Skip to contentContribute to ReadWriteThink / RSS / FAQs / Site Demonstrations / Contact Us / About Us



Contribute to ReadWriteThink

ReadWriteThink couldn't publish all of this great content without literacy experts to write and review for us. If you've got lessons plans, videos, activities, or other ideas you'd like to contribute, we'd love to hear from you.



Professional Development

Find the latest in professional publications, learn new techniques and strategies, and find out how you can connect with other literacy professionals.



Did You Know?

Your students can save their work with Student Interactives.

More more

HomeClassroom ResourcesLesson Plans

Lesson Plan

Fishing for Readers: Identifying and Writing Effective Opening "Hooks"

E-mail / Share / Print This Page / Print All Materials (Note: Handouts must be printed separately)

Grades 3 – 5
Lesson Plan Type Standard Lesson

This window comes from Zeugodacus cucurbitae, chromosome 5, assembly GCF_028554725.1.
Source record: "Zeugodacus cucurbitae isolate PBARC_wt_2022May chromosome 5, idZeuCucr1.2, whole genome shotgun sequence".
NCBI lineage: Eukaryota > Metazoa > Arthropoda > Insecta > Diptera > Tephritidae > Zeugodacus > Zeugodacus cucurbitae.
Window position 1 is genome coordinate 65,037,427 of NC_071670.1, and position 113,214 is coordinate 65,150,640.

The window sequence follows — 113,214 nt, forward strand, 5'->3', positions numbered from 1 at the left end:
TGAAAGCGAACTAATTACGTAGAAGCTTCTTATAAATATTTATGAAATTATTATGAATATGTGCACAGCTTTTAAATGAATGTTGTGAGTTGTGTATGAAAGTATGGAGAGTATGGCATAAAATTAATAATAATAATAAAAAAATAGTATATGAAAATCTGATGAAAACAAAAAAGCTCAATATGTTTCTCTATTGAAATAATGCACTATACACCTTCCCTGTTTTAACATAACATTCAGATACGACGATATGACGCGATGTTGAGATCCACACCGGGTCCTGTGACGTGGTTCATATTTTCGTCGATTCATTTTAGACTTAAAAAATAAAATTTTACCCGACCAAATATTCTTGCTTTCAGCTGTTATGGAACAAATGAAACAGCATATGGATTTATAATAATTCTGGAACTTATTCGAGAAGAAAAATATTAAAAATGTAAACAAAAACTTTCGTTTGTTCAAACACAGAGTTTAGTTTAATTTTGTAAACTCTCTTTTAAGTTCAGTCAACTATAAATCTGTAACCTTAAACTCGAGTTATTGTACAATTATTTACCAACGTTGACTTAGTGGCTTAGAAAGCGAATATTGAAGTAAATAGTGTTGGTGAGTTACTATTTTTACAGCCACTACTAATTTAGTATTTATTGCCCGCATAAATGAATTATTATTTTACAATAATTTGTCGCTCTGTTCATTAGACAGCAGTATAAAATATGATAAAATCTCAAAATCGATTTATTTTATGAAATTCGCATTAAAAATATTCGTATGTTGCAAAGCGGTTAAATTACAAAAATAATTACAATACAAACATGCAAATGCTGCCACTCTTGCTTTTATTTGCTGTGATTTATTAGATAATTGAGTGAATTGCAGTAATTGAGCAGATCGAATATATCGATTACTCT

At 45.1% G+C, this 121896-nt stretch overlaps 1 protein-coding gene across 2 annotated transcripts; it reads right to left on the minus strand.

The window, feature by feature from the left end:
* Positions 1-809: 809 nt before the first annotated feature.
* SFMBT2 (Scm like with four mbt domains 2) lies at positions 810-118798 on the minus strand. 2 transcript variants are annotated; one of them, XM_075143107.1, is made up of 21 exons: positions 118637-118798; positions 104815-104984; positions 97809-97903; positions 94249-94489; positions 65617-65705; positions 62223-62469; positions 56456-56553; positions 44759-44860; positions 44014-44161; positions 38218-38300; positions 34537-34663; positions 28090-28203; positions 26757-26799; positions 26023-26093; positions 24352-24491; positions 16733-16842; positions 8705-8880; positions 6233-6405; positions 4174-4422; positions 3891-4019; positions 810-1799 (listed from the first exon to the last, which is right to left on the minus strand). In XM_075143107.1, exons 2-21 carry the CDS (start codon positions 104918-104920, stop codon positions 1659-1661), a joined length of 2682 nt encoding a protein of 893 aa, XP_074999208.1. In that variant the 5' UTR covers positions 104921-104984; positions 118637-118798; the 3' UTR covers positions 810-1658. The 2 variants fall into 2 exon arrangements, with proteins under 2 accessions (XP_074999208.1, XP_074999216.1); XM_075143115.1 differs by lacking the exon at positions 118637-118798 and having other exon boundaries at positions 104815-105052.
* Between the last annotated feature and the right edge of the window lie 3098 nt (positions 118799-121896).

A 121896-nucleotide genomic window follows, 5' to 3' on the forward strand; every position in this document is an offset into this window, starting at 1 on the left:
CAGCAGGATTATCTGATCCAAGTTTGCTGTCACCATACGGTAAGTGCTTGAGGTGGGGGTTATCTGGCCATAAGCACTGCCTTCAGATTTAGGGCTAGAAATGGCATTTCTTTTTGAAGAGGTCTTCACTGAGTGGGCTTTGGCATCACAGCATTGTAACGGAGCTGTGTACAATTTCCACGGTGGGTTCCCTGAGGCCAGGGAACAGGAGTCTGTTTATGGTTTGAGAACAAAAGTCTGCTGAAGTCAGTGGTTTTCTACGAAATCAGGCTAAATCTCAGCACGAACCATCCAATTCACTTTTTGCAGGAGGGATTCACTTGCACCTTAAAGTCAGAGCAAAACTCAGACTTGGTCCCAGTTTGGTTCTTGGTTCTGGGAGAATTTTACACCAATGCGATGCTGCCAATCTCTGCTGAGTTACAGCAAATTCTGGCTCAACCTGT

Estimated Time Four 45-minute sessions
Lesson Author

Sarah Dennis-Shaw

Avon, Massachusetts


International Literacy Association



Featured Resources

From Theory to Practice



Writing a catchy introduction or "hook" often eludes even the most proficient writers. In this lesson, students work in pairs to read introductory passages from several fiction texts and rate them for effectiveness. Then, the teacher guides the class in categorizing their favorite "hooks" according to the author's strategy (e.g., question, exaggeration, exclamation, description). Strategies and examples serve as resources for students’ own writing, and students can then explore how the same story can be introduced in different ways. For the final part of this lesson, students write a variety of hooks for one story topic, using the interactive Flip Book to publish their work.

back to top



Flip Book: This interactive tool allows students to create several hooks for a single story topic.

back to top



Olness, R. (2005). Using literature to enhance writing instruction: A guide for K-5 teachers. Newark, DE: International Reading Association.

  • The first few lines of any piece of writing are essential because they set the tone and make the reader want to read on.

  • A good opening line should leave the reader asking a question. This question should invite the reader to keep reading.

  • The more students become aware of effective hooks in literature, the more they are able to see the importance of good introductions in their own writing.

back to top